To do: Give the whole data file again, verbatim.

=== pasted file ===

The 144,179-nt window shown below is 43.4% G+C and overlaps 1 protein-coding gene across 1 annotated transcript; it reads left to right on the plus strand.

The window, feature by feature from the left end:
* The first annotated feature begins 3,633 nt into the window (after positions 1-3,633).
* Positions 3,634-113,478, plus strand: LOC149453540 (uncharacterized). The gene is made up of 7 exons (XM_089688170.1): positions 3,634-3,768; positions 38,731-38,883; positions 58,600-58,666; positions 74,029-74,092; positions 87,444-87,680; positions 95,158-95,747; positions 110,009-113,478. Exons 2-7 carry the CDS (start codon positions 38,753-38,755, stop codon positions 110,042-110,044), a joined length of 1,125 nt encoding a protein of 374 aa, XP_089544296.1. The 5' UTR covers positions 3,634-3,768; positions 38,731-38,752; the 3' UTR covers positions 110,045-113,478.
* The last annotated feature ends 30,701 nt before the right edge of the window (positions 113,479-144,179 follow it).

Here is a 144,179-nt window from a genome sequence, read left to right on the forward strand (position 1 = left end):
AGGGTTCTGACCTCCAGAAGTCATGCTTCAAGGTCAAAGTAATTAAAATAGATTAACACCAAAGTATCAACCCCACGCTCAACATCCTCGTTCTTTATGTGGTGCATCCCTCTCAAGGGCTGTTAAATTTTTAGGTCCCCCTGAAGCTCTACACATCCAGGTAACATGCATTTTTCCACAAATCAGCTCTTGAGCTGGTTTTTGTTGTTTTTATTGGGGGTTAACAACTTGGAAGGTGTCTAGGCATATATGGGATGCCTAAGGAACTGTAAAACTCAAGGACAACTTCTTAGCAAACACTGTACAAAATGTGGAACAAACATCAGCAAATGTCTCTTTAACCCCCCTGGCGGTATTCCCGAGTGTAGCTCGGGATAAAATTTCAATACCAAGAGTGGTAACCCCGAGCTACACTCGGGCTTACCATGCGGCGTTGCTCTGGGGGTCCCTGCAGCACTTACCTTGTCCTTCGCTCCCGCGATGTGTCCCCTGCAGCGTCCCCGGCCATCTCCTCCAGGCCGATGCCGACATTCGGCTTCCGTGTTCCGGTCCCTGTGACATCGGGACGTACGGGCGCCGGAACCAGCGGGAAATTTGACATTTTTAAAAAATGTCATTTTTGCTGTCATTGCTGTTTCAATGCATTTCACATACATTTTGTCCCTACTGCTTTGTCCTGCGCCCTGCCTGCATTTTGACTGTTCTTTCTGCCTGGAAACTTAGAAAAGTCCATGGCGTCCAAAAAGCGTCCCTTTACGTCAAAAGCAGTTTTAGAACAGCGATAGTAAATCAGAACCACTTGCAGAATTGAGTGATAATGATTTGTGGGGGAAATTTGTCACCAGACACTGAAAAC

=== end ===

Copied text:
The 144,179-nt window shown below is 43.4% G+C and overlaps 1 protein-coding gene across 1 annotated transcript; it reads left to right on the plus strand.

The window, feature by feature from the left end:
* The first annotated feature begins 3,633 nt into the window (after positions 1-3,633).
* Positions 3,634-113,478, plus strand: LOC149453540 (uncharacterized). The gene is made up of 7 exons (XM_089688170.1): positions 3,634-3,768; positions 38,731-38,883; positions 58,600-58,666; positions 74,029-74,092; positions 87,444-87,680; positions 95,158-95,747; positions 110,009-113,478. Exons 2-7 carry the CDS (start codon positions 38,753-38,755, stop codon positions 110,042-110,044), a joined length of 1,125 nt encoding a protein of 374 aa, XP_089544296.1. The 5' UTR covers positions 3,634-3,768; positions 38,731-38,752; the 3' UTR covers positions 110,045-113,478.
* The last annotated feature ends 30,701 nt before the right edge of the window (positions 113,479-144,179 follow it).

Here is a 144,179-nt window from a genome sequence, read left to right on the forward strand (position 1 = left end):
AGGGTTCTGACCTCCAGAAGTCATGCTTCAAGGTCAAAGTAATTAAAATAGATTAACACCAAAGTATCAACCCCACGCTCAACATCCTCGTTCTTTATGTGGTGCATCCCTCTCAAGGGCTGTTAAATTTTTAGGTCCCCCTGAAGCTCTACACATCCAGGTAACATGCATTTTTCCACAAATCAGCTCTTGAGCTGGTTTTTGTTGTTTTTATTGGGGGTTAACAACTTGGAAGGTGTCTAGGCATATATGGGATGCCTAAGGAACTGTAAAACTCAAGGACAACTTCTTAGCAAACACTGTACAAAATGTGGAACAAACATCAGCAAATGTCTCTTTAACCCCCCTGGCGGTATTCCCGAGTGTAGCTCGGGATAAAATTTCAATACCAAGAGTGGTAACCCCGAGCTACACTCGGGCTTACCATGCGGCGTTGCTCTGGGGGTCCCTGCAGCACTTACCTTGTCCTTCGCTCCCGCGATGTGTCCCCTGCAGCGTCCCCGGCCATCTCCTCCAGGCCGATGCCGACATTCGGCTTCCGTGTTCCGGTCCCTGTGACATCGGGACGTACGGGCGCCGGAACCAGCGGGAAATTTGACATTTTTAAAAAATGTCATTTTTGCTGTCATTGCTGTTTCAATGCATTTCACATACATTTTGTCCCTACTGCTTTGTCCTGCGCCCTGCCTGCATTTTGACTGTTCTTTCTGCCTGGAAACTTAGAAAAGTCCATGGCGTCCAAAAAGCGTCCCTTTACGTCAAAAGCAGTTTTAGAACAGCGATAGTAAATCAGAACCACTTGCAGAATTGAGTGATAATGATTTGTGGGGGAAATTTGTCACCAGACACTGAAAAC